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Microblogs in China: Bringing the State Back In

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  • Nele Noesselt

    () (GIGA Institute of Asian Studies)

Abstract

This paper reflects the adaptation and transformation of the Chinese party-state’s governing strategy in the digital era. Through a discourse analysis of the current Chinese debate on the role of microblogs in China, it argues that China’s political elites have revised their social management strategy. They now tend to base their political decision-making on strategic calculations that reflect online public opinion in order to increase the system’s efficiency and to generate a new kind of performance-based legitimacy. This turn to a more responsive mode of governance has been driven by the findings of Internet surveys and reports provided by Chinese research institutes and advisory bodies. A close reading of these documents and reports helps to answer the question of why authoritarian states such as China do not prohibit the spread of new communication technologies, even though these are said to have triggered or at least facilitated the rebellions of the Arab Spring.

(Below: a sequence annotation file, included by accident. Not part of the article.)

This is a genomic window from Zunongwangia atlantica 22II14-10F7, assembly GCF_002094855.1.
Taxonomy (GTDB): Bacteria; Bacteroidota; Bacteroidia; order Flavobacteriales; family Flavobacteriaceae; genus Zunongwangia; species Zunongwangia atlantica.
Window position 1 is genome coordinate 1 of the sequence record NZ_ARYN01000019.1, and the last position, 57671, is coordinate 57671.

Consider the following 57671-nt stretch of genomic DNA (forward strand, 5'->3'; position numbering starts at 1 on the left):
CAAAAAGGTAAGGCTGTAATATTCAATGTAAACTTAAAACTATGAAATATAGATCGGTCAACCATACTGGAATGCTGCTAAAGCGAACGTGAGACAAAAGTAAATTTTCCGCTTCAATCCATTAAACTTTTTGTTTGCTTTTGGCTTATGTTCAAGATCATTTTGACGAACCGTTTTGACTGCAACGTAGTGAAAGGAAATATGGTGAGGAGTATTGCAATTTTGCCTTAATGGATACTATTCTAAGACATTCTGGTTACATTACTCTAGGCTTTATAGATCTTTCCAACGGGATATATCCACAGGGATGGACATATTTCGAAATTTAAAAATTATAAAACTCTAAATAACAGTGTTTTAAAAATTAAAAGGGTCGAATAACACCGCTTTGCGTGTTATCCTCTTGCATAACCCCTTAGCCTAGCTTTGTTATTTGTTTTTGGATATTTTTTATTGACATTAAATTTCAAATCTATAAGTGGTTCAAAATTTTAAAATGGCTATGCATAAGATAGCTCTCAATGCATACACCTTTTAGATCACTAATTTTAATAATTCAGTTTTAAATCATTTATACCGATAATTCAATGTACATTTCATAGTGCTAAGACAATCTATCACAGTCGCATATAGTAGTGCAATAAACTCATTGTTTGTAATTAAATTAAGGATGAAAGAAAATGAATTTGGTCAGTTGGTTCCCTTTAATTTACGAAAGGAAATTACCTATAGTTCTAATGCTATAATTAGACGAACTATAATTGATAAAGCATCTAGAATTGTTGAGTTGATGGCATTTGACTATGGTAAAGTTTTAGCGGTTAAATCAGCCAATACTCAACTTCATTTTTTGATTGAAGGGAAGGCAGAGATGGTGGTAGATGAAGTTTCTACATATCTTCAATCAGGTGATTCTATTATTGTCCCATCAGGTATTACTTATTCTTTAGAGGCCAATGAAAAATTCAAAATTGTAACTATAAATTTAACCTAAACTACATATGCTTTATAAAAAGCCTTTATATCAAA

Suggested Citation

  • Nele Noesselt, 2013. "Microblogs in China: Bringing the State Back In," GIGA Working Paper Series 214, GIGA German Institute of Global and Area Studies.
  • Handle: RePEc:gig:wpaper:214
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    Cited by:

    1. Ashley Esarey, 2015. "Winning Hearts and Minds? Cadres as Microbloggers in China," Journal of Current Chinese Affairs - China aktuell, Institute of Asian Studies, GIGA German Institute of Global and Area Studies, Hamburg, vol. 44(2), pages 69-103.

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    Keywords

    governance in China; e-government; e-governance; deliberation;

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